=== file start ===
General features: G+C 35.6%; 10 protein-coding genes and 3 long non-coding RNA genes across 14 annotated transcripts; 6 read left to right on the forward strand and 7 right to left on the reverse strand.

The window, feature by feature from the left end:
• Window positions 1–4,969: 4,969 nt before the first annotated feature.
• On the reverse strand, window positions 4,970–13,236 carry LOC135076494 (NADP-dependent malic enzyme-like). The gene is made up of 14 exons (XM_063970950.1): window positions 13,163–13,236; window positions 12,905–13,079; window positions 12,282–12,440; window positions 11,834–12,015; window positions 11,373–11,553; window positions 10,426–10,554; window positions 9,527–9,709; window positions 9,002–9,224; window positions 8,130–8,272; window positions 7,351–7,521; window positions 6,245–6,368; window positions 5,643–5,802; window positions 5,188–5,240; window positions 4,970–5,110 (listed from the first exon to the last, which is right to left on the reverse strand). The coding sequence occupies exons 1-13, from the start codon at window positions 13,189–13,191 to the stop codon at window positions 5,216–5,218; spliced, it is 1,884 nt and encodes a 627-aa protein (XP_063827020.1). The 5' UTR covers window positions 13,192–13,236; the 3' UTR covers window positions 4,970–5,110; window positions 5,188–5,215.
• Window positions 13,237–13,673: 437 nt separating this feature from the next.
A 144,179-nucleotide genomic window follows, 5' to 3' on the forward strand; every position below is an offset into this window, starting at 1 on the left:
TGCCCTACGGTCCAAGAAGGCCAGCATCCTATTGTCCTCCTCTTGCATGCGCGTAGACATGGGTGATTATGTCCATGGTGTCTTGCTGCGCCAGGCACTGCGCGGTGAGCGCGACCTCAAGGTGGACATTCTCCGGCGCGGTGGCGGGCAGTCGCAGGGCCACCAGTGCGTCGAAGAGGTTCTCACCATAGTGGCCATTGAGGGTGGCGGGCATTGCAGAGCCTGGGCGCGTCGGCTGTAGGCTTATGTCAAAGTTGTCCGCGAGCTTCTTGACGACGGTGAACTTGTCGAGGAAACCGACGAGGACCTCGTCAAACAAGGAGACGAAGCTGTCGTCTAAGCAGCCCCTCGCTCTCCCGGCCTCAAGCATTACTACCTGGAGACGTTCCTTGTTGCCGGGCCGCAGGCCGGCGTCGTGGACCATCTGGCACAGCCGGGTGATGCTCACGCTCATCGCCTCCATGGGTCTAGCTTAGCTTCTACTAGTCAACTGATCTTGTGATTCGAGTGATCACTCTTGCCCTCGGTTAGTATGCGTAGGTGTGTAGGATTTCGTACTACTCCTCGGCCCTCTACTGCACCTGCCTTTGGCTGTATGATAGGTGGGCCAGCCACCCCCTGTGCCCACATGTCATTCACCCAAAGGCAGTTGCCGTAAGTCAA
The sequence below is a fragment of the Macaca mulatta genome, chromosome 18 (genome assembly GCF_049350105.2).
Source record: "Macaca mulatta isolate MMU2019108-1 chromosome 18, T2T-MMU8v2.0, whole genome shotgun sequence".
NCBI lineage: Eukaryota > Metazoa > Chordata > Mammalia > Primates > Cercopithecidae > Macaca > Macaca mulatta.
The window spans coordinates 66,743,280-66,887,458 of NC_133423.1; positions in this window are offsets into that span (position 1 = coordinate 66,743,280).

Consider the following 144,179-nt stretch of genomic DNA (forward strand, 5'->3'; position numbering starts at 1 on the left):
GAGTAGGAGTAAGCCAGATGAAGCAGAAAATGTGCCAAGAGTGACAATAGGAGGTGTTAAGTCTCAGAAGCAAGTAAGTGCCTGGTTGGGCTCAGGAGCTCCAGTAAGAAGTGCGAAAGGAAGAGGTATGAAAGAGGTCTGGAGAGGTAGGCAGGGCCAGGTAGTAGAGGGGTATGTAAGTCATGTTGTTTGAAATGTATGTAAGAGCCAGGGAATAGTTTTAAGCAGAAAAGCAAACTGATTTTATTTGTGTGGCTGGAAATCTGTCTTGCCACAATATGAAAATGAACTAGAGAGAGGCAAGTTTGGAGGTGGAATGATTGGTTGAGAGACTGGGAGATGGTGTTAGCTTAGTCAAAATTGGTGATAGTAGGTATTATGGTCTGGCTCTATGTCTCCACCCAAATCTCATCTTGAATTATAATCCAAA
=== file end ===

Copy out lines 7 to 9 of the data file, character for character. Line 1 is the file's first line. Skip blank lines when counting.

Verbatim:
TGCCCTACGGTCCAAGAAGGCCAGCATCCTATTGTCCTCCTCTTGCATGCGCGTAGACATGGGTGATTATGTCCATGGTGTCTTGCTGCGCCAGGCACTGCGCGGTGAGCGCGACCTCAAGGTGGACATTCTCCGGCGCGGTGGCGGGCAGTCGCAGGGCCACCAGTGCGTCGAAGAGGTTCTCACCATAGTGGCCATTGAGGGTGGCGGGCATTGCAGAGCCTGGGCGCGTCGGCTGTAGGCTTATGTCAAAGTTGTCCGCGAGCTTCTTGACGACGGTGAACTTGTCGAGGAAACCGACGAGGACCTCGTCAAACAAGGAGACGAAGCTGTCGTCTAAGCAGCCCCTCGCTCTCCCGGCCTCAAGCATTACTACCTGGAGACGTTCCTTGTTGCCGGGCCGCAGGCCGGCGTCGTGGACCATCTGGCACAGCCGGGTGATGCTCACGCTCATCGCCTCCATGGGTCTAGCTTAGCTTCTACTAGTCAACTGATCTTGTGATTCGAGTGATCACTCTTGCCCTCGGTTAGTATGCGTAGGTGTGTAGGATTTCGTACTACTCCTCGGCCCTCTACTGCACCTGCCTTTGGCTGTATGATAGGTGGGCCAGCCACCCCCTGTGCCCACATGTCATTCACCCAAAGGCAGTTGCCGTAAGTCAA
The sequence below is a fragment of the Macaca mulatta genome, chromosome 18 (genome assembly GCF_049350105.2).
Source record: "Macaca mulatta isolate MMU2019108-1 chromosome 18, T2T-MMU8v2.0, whole genome shotgun sequence".